“The Law on Ukrainian citizenship establishes that a person’s residence in the territory of Ukraine is deemed to be continuous if the time he or she has spent abroad on private matters has not exceeded 90 consecutive days or a total of 180 days throughout the year. The requirement of continuous residence shall not be considered as not being satisfied where the person is on a business trip, studying abroad, receiving treatment on the recommendation of a medical institution or changes his or her place of residence within the territory of Ukraine (section 1 of the aforementioned Law) ...”
L. Practice of the Supreme Court
39. Relevant extracts from the judicial practice of the Supreme Court read as follows:
1. Judgment of the Supreme Court of 25 March 2002 in the case of Mr Victor Chayka
“The substantial inaccuracy of the information about the candidate for election to parliament must be related to intentional acts aimed at concealing from the Central Electoral Commission and the electorate true data that would exclude his or her election ...”
2. Judgment of the Supreme Court of 13 February 2002 in the case of Mr Yuri Buzdugan
“A clerical error in the documents submitted for registration to the Central Electoral Commission is not a ground for refusal to register a candidate for election to the parliament of Ukraine.”
3. Judgment of the Supreme Court of 25 March 2002 in the case of Mr Oleksandr Vasko
“The substantial inaccuracy of the information ... may relate to ... the candidate’s biography and financial status ... leading the electorate to form an untrue picture of the particular candidate’s decency, qualifications, economic independence or lack of financial capacity. However, in each individual case, the Commission’s conclusion concerning the substantial inaccuracy of such information shall be based on the results of an overall examination of all the information contained in the documents filed by the candidate and the circumstances that led to the provision of such false information.”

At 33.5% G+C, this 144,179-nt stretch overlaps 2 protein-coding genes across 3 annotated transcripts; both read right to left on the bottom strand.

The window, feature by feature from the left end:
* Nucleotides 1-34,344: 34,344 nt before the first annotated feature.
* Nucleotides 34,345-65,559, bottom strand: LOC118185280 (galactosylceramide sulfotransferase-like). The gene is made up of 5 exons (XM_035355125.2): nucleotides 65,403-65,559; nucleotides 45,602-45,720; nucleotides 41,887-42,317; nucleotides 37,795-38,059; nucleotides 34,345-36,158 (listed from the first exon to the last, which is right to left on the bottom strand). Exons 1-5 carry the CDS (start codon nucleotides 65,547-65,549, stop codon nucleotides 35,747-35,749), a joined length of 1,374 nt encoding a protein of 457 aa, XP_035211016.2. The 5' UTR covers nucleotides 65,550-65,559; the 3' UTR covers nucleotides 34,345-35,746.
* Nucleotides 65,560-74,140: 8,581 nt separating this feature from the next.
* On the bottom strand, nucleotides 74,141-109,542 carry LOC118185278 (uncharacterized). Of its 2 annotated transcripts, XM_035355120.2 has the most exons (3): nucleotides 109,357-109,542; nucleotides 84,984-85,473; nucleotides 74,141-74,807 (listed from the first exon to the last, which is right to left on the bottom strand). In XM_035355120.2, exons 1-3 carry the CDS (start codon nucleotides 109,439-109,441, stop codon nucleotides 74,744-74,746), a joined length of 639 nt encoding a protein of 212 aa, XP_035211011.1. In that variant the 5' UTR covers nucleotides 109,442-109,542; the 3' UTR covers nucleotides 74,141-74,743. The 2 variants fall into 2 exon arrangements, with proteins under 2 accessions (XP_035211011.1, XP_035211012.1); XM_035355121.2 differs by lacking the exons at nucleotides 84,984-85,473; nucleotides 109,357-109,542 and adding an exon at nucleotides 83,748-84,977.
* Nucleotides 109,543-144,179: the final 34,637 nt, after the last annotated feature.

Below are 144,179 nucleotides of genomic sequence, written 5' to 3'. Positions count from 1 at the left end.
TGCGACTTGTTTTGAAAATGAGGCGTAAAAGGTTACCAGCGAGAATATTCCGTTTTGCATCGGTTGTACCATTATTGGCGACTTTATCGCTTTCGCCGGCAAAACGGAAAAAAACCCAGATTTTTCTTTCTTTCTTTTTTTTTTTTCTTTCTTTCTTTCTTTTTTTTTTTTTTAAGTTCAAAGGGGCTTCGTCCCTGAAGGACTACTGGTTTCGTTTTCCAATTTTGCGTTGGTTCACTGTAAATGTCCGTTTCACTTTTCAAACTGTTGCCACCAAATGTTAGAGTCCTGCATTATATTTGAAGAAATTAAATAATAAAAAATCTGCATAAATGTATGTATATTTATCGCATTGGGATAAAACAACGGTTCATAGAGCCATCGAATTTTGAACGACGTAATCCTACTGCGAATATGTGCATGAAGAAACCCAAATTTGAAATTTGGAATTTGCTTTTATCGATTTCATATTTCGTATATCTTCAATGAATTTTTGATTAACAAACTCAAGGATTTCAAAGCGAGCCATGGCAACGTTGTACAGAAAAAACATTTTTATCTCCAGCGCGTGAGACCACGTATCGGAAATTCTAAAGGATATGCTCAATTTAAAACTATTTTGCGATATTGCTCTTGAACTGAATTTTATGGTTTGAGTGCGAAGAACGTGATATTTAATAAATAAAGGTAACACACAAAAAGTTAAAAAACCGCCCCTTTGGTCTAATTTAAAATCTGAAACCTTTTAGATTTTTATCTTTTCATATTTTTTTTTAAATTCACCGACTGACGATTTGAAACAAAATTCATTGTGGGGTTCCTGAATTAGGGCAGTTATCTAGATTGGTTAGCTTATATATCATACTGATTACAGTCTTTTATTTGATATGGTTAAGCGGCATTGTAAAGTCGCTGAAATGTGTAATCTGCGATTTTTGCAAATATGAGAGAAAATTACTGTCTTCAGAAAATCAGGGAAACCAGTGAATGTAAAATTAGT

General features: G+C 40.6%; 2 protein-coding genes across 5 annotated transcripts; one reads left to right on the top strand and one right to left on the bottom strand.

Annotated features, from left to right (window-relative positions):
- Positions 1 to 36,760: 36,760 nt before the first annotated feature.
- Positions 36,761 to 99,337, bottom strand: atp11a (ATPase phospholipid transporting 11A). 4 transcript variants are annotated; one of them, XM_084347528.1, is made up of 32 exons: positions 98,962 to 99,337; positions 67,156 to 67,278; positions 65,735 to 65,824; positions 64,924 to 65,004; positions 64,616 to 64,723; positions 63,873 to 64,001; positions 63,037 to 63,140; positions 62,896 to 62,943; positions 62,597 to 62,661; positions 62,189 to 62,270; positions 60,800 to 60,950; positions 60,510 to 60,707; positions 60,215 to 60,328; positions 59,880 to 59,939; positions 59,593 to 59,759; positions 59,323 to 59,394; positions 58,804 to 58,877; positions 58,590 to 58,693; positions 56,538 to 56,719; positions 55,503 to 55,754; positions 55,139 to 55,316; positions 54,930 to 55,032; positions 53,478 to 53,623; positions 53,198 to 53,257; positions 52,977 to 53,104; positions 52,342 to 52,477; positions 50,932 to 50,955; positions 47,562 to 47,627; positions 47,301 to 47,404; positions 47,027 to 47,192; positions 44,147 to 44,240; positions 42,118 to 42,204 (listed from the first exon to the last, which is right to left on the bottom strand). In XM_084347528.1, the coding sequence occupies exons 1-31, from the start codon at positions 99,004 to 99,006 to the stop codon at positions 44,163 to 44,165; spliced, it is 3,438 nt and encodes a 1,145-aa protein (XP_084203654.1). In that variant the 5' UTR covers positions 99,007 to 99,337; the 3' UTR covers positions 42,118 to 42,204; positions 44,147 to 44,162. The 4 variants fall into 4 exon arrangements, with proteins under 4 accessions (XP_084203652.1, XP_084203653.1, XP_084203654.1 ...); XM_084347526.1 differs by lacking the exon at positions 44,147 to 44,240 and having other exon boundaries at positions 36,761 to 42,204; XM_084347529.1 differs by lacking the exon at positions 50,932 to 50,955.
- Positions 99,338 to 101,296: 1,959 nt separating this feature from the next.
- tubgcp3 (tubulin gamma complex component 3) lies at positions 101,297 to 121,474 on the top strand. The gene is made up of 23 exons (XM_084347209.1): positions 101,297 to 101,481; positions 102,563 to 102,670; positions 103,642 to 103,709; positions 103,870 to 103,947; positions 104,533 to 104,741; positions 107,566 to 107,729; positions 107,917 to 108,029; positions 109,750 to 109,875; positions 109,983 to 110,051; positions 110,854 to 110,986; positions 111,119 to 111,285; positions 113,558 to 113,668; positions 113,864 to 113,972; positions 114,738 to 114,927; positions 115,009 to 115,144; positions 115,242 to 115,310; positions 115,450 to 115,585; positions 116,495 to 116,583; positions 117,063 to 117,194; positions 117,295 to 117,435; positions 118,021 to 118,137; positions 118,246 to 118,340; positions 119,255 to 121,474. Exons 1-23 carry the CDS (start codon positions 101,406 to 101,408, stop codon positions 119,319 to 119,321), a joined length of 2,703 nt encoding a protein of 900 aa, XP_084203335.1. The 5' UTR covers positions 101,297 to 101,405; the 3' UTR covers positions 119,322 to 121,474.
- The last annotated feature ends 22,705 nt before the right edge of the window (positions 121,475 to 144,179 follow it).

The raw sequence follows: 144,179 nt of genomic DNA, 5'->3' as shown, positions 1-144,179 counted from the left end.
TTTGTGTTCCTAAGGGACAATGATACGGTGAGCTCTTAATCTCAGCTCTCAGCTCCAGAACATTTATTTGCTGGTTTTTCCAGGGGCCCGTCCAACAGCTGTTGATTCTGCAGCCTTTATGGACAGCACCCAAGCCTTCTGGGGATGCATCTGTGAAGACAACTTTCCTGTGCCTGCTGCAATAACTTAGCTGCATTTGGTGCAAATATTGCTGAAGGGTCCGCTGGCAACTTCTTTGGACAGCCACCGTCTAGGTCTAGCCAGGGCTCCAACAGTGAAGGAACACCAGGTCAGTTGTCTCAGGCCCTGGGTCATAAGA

4. Judgment of the Supreme Court of 25 March 2002 in the case of Mr Stepan Khmara
“... the inaccurate information supplied by a candidate distorting facts that might exclude the possibility of his or her election as a people’s member of parliament may concern his or her age, citizenship, period of residence in Ukraine or previous convictions for intentional crimes ... The Court considers that the candidate’s failure to include in the list of his property private, non-residential premises that belonged to him ... was not as such substantially inaccurate information that could lead to the annulment of his registration as a candidate for election.”